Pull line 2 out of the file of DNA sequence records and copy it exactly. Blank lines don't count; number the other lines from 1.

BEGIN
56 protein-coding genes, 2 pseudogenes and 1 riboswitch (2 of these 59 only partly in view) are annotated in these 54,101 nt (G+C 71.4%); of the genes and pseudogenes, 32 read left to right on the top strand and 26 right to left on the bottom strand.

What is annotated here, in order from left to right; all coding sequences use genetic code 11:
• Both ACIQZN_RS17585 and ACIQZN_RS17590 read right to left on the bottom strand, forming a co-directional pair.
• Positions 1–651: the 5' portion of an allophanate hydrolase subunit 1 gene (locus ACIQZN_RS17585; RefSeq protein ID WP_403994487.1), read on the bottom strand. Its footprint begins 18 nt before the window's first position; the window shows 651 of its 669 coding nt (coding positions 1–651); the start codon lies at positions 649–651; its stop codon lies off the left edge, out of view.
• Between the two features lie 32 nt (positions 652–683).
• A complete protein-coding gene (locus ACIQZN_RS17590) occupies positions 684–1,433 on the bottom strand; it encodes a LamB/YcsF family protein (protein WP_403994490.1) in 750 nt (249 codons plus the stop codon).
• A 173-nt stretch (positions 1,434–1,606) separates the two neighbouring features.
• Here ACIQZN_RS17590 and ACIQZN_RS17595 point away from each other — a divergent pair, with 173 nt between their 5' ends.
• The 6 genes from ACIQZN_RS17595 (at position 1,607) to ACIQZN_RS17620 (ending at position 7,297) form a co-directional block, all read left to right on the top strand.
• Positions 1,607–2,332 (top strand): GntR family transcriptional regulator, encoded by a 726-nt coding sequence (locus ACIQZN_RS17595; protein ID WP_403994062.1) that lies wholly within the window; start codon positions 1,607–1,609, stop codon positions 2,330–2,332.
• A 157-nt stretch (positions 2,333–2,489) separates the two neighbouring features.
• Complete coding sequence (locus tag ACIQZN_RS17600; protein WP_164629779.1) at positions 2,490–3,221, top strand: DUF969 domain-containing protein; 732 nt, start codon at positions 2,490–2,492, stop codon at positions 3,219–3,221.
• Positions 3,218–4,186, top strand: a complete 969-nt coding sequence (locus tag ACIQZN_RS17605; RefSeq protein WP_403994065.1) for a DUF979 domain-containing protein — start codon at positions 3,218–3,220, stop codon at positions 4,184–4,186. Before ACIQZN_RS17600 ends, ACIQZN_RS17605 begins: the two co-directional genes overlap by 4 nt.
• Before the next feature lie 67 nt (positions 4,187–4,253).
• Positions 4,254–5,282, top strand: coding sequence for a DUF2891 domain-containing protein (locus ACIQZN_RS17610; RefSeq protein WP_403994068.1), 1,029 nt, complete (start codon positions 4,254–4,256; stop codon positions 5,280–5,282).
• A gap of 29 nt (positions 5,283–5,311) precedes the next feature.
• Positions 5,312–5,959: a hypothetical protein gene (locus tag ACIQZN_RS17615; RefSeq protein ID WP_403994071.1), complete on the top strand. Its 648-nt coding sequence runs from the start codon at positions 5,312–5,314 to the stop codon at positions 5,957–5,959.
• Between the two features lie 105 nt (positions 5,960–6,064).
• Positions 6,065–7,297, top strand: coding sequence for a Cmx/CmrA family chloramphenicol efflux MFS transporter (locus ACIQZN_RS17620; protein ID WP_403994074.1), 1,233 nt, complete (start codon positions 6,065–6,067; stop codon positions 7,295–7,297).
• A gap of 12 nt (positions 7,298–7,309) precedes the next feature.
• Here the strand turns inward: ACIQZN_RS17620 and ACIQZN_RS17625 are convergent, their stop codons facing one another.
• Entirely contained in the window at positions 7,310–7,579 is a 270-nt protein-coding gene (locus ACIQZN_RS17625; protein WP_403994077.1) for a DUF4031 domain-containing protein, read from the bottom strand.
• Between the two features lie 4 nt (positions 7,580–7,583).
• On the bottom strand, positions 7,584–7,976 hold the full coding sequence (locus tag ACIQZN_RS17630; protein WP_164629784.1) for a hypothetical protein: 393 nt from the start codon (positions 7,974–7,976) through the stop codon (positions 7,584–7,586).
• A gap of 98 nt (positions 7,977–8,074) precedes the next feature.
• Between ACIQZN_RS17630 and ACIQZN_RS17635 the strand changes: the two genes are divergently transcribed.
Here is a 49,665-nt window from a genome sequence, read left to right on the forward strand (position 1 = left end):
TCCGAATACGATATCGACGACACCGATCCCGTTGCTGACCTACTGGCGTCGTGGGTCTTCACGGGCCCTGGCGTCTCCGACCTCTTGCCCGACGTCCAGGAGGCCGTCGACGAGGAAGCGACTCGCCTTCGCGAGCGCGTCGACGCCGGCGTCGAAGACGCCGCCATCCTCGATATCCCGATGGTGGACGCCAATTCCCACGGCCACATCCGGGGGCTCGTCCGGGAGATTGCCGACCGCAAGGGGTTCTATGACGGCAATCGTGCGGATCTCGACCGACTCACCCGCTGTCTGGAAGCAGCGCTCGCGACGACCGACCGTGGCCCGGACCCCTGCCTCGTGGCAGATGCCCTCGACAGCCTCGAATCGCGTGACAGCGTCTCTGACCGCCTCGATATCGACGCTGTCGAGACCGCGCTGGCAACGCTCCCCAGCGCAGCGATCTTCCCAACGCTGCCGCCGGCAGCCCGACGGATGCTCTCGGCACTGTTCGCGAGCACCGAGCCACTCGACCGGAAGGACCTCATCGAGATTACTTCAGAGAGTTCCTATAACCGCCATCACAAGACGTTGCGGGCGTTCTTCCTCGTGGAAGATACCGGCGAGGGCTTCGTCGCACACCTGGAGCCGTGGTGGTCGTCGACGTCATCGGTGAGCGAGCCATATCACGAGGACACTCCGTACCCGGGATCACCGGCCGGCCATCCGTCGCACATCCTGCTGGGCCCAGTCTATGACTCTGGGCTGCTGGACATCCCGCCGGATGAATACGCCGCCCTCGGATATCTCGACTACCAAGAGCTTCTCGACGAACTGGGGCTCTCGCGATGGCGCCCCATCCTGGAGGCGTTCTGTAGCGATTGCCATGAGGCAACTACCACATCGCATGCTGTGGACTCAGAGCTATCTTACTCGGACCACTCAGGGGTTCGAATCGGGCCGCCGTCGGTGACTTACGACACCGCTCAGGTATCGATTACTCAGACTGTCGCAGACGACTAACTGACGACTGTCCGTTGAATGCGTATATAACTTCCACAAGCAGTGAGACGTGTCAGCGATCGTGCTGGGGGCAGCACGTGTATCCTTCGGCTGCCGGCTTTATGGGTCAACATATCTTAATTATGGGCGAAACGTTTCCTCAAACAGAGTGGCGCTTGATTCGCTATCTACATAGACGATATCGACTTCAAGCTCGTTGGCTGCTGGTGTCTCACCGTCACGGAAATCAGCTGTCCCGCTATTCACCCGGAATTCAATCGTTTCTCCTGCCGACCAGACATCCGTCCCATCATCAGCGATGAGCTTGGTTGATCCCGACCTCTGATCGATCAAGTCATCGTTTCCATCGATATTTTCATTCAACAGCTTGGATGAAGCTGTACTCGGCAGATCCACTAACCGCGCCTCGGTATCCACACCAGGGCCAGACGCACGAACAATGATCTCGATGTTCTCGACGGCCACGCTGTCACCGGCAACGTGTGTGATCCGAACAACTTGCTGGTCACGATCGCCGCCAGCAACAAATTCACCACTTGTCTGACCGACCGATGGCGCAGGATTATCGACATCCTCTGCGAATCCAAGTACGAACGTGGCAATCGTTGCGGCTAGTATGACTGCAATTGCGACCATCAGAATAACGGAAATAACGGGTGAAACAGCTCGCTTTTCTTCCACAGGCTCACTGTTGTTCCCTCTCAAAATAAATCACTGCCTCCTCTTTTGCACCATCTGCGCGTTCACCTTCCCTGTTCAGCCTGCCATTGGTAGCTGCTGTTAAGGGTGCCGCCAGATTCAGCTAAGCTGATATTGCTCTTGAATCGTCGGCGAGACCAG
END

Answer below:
What is annotated here, in order from left to right; all coding sequences use genetic code 11: